Lower Austria, one of the country's nine states, has thrown its hat into the renewable ring. Following along from the recent surge in investment in renewable energies from the Scandinavian countries, Scotland and Morocco, Austria’s largest state has declared that it receives 100 percent of its electricity from renewable energy sources, as reported by The Guardian.
The powerful Danube River flows through this Austrian state, a swath of land home to 1.65 million people. It flows through 10 countries, beginning in Germany and ending up draining into the Black Sea off the coast of Ukraine. Over its length of 2,860 kilometers (1,777 miles), it has an average discharge of 2,000 cubic meters per second (70,629 cubic feet per second): that’s like having almost an Olympic-sized swimming pool's worth of water flowing by every second.
This river’s flow is so powerful in fact that two-thirds of Lower Austria’s electricity already comes from hydroelectric power generated by it. The mountainous geography of Austria means that vast amounts of energy can be generated from this high-capacity river rapidly flowing down through a series of very steep slopes. The remainder of the state’s energy is sourced from wind, biomass and solar power.
Although this state’s achievement is laudable, it shouldn’t come as a surprise to Austrians themselves. After all, the country already produces 70 percent of its electricity using renewable energy sources, a higher national energy share than any other European Union nation, beating Sweden, Latvia, Portugal, and Denmark.
In terms of the nation’s total energy production – not just electricity generation – Austria is currently sourcing about a third from renewable sources. Remarkably, Norway is sourcing almost two-thirds of its total energy in this way, as of 2013.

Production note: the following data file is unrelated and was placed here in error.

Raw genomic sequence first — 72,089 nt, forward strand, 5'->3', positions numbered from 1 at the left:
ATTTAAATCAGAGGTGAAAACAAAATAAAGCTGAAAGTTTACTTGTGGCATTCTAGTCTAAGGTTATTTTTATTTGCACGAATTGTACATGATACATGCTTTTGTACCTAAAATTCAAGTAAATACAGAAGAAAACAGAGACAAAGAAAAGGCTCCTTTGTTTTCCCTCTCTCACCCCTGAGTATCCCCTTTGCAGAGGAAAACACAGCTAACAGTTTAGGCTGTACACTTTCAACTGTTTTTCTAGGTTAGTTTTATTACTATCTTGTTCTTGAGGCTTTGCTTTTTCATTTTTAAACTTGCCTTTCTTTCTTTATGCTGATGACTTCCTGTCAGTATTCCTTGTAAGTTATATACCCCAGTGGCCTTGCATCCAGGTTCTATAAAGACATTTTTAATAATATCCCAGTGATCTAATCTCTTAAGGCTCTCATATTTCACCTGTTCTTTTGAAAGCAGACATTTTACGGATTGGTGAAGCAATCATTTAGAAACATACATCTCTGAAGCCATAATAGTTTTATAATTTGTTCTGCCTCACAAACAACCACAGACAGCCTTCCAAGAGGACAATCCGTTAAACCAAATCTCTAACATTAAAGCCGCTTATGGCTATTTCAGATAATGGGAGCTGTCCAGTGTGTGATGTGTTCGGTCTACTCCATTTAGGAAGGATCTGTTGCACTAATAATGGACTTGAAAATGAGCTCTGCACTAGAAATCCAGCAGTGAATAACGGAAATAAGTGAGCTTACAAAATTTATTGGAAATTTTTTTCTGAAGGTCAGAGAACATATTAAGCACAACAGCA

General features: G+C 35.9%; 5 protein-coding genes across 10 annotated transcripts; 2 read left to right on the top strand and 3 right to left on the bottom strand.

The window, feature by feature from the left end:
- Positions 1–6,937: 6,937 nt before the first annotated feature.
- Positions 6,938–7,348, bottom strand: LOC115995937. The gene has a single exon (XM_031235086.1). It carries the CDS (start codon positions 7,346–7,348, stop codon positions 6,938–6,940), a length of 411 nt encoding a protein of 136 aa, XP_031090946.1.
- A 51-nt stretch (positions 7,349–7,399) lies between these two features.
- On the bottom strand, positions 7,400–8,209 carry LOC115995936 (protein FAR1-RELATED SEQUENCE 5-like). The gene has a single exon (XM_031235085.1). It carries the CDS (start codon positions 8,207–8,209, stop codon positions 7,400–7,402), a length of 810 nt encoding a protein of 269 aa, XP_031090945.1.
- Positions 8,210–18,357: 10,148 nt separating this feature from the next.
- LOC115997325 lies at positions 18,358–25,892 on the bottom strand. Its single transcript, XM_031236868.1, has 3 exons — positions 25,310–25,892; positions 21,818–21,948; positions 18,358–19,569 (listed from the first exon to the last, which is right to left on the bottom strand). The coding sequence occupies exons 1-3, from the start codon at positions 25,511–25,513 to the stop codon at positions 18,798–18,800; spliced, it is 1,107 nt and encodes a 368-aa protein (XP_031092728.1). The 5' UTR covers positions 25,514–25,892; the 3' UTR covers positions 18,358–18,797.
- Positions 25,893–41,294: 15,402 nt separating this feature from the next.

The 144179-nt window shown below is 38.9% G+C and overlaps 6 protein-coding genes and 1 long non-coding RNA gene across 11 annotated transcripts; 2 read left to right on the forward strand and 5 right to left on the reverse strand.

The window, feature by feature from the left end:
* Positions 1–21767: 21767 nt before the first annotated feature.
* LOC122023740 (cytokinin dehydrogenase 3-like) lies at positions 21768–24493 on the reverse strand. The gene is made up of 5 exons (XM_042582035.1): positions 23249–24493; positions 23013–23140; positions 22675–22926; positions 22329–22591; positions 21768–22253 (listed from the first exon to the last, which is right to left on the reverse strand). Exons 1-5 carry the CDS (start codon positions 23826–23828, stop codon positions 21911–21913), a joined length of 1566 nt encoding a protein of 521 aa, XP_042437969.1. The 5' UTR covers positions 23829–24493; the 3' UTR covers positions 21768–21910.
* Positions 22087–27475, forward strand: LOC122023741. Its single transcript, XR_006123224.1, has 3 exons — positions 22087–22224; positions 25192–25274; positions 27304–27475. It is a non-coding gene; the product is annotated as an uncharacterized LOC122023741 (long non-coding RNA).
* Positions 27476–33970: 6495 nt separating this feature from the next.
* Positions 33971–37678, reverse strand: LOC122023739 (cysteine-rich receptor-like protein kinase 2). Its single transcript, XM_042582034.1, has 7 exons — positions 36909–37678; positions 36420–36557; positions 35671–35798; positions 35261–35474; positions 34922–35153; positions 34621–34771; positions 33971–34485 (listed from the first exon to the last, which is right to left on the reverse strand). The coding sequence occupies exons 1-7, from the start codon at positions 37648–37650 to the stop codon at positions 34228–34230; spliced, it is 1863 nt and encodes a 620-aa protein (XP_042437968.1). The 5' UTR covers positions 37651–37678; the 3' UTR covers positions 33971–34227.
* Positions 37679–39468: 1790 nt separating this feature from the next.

The European Union (EU) has previously declared their intention to produce 20 percent of their total energy via renewable energy sources by the end of the decade. The individual targets of each nation have varied, from Sweden’s ambitious 49 percent figure to the United Kingdom’s far less impressive 15 percent. In fact, three EU nations have already made it: Bulgaria, Estonia, and Sweden. Overall, this huge amalgamation of nations is on track to reach its 20 percent goal, reaching 15 percent in 2013.
Each country has its own unique physical characteristics, populations and energy demands, meaning that it will be easier for some nations to meet these targets – particularly less-populated countries with geographic features (including powerful rivers) amiable to renewable energy production. Nevertheless, Austria’s achievement will be good news for those attending the United Nations Climate Change Conference in Paris this month.